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Building trust in our industry

Carolyn PaulFor the last 18 years the Edelman Trust Barometer has tracked levels of trust across the world in the four institutions of business, government, media and NGOs. During that time trust has shifted from authorities to peers and back again, the credibility of CEOs has risen and fallen, and business has begun to rival NGOs as the most trusted institution. During the nearly two decades of change, however, one thing has remained depressingly the same: disappointing levels of trust in the healthcare industry.

Lodged squarely in the centre of the pack, healthcare generally achieves a level of trust around the high 50s or low 60s (measured as the percentage of people who trust businesses in this industry to do the right thing). This year, a trust score of 63 puts healthcare on a par with the energy and telecommunications industries but below manufacturing, retail and transportation and well adrift of technology, the most trusted industry sector which scores 75 this year.

Digging deeper and looking at the pharmaceutical industry as a sub-sector of healthcare, the picture is even more grim. The percentage of people who trust the pharmaceutical industry to do the right thing has fluctuated only slightly in recent years and in 2018 was only 54. Indeed, pharma is the only sub-sector within healthcare to buck an upward trend. The other sectors (hospitals/clinics, health insurance, consumer health and biotech/life science) have all gained trust with hospitals/clinics leading the charge with a nine-point increase since 2015, reaching a high of 72 this year.

Other findings of the Trust Barometer do provide some consolation though, in suggesting how pharma might go about repairing its reputation. Media is now the least trusted institution and only 53% of people trust the media to report accurate information about healthcare. In contrast, the credibility of information provided by health companies about medical conditions and their treatments is far higher at 64%. This suggests that, within regulatory constraints, there is a role for pharma to become trusted publishers of healthcare information.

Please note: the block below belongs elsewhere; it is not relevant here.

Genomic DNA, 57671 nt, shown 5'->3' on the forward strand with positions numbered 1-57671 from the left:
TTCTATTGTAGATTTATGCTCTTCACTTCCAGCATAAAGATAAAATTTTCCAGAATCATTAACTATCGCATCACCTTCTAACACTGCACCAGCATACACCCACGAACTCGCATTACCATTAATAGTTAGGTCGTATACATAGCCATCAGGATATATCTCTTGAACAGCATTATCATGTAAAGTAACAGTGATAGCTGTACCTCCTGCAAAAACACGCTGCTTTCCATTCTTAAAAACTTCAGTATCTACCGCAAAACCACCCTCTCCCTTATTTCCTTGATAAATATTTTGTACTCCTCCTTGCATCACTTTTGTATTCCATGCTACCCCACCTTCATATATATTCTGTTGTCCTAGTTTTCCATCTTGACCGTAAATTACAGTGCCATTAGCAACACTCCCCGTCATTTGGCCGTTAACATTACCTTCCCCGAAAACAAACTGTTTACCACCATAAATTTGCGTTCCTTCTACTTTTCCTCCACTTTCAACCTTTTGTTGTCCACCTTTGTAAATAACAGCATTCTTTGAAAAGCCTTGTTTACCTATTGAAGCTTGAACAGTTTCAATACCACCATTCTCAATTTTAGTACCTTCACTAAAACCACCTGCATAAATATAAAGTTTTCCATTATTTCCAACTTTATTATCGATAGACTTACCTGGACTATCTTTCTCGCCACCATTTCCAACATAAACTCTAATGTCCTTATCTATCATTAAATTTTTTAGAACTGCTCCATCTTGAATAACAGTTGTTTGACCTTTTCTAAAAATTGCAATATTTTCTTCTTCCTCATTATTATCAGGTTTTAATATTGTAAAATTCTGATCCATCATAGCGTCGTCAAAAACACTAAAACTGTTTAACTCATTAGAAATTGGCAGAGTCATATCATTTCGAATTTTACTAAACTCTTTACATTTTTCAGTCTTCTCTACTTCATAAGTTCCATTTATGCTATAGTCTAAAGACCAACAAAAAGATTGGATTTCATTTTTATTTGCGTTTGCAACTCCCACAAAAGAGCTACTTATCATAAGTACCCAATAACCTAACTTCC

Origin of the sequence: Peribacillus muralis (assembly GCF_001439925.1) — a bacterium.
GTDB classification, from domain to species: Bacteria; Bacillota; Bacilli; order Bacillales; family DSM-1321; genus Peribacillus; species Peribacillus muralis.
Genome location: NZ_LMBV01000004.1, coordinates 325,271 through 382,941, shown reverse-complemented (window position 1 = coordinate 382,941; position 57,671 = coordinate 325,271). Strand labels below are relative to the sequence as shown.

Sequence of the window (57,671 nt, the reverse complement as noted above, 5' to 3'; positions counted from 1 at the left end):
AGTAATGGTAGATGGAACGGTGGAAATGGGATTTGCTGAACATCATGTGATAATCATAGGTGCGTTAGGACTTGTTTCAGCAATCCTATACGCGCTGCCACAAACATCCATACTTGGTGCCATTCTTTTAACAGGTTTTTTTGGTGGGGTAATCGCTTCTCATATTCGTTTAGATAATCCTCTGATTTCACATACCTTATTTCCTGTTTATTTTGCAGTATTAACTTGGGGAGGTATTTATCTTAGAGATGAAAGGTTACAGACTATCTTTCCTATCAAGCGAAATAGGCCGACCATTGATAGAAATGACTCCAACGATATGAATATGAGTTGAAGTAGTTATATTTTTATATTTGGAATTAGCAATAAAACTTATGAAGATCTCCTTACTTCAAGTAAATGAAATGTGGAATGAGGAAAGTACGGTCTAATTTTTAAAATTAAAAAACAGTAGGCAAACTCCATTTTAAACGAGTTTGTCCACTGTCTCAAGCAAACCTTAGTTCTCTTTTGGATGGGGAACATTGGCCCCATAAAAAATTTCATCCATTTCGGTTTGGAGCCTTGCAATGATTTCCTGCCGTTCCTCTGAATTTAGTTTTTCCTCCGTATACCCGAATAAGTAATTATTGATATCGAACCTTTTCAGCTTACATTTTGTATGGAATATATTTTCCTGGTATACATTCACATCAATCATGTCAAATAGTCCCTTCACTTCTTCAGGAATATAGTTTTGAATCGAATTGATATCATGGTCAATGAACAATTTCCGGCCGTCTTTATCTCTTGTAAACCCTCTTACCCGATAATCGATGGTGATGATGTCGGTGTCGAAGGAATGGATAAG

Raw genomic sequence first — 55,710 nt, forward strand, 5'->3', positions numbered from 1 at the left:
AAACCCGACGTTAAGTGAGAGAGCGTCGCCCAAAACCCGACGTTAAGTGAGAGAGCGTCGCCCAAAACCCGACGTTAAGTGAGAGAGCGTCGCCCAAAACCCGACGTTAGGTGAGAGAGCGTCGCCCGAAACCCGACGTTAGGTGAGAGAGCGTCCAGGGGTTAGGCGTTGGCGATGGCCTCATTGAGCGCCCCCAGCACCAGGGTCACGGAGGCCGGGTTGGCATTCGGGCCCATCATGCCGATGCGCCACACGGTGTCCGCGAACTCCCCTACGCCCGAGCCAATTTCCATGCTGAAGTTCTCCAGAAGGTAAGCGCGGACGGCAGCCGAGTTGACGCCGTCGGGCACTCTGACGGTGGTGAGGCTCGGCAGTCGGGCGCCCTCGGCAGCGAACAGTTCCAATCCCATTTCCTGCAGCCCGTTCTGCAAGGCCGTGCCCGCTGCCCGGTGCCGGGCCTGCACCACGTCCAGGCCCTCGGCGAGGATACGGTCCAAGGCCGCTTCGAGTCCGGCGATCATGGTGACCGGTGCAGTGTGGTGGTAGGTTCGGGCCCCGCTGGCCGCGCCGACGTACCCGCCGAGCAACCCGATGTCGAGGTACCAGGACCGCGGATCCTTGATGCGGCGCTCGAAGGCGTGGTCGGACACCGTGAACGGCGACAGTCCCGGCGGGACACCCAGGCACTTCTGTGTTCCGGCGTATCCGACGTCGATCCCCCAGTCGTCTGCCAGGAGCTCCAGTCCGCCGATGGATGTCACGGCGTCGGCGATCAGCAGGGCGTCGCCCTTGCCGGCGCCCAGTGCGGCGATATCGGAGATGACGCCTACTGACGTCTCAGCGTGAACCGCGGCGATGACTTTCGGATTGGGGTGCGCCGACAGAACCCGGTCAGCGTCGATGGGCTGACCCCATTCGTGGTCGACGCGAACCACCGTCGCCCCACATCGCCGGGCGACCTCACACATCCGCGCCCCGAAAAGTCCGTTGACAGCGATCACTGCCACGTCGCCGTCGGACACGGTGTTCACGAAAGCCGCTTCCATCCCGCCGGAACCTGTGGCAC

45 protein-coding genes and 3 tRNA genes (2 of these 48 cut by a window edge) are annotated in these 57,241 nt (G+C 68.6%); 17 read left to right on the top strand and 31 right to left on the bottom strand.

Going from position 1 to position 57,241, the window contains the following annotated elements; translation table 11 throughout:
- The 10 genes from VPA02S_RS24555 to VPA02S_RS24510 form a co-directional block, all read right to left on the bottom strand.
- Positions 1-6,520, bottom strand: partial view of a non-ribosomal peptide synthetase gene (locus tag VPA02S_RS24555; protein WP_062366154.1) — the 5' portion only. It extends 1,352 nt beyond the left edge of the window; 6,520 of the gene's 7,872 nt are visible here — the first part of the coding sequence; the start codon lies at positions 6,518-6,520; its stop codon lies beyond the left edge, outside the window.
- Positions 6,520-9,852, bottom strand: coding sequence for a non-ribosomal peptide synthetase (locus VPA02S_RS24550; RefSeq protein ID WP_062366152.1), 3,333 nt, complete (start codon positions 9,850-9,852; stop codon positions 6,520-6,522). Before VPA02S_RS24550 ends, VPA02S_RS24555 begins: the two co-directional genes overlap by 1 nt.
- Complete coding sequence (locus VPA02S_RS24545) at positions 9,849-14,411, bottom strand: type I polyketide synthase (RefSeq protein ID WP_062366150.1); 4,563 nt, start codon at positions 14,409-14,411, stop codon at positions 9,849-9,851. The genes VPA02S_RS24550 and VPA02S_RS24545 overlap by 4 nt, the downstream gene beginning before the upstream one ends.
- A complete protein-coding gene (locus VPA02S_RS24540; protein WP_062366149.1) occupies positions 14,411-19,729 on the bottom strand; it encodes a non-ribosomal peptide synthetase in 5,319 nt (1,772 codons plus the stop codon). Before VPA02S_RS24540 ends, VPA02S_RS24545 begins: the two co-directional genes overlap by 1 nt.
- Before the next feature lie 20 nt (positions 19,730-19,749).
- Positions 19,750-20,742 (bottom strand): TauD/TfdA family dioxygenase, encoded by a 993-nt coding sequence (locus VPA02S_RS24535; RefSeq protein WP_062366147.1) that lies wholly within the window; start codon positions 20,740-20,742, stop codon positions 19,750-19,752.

In a similar vein, this year’s data showed a resurgence of trust in voices of authority. As people search for the truth in the era of fake news, credentialled voices such as the company’s own scientific experts and academics are regaining their role as trusted spokespeople.

Perhaps this year’s Trust Barometer findings indicate that the pharma industry can leverage its scientific credentials and its medical expertise to carve out a role as a trusted source of health information. The phrase ‘added value’ has been discussed in healthcare for many years but perhaps by taking a role as more of an advisor as well as a provider, the pharma business can begin to deliver added trust too.

Carolyn Paul is global managing director, health and European health chair at Edelman

In association with


24th May 2018

From: Sales



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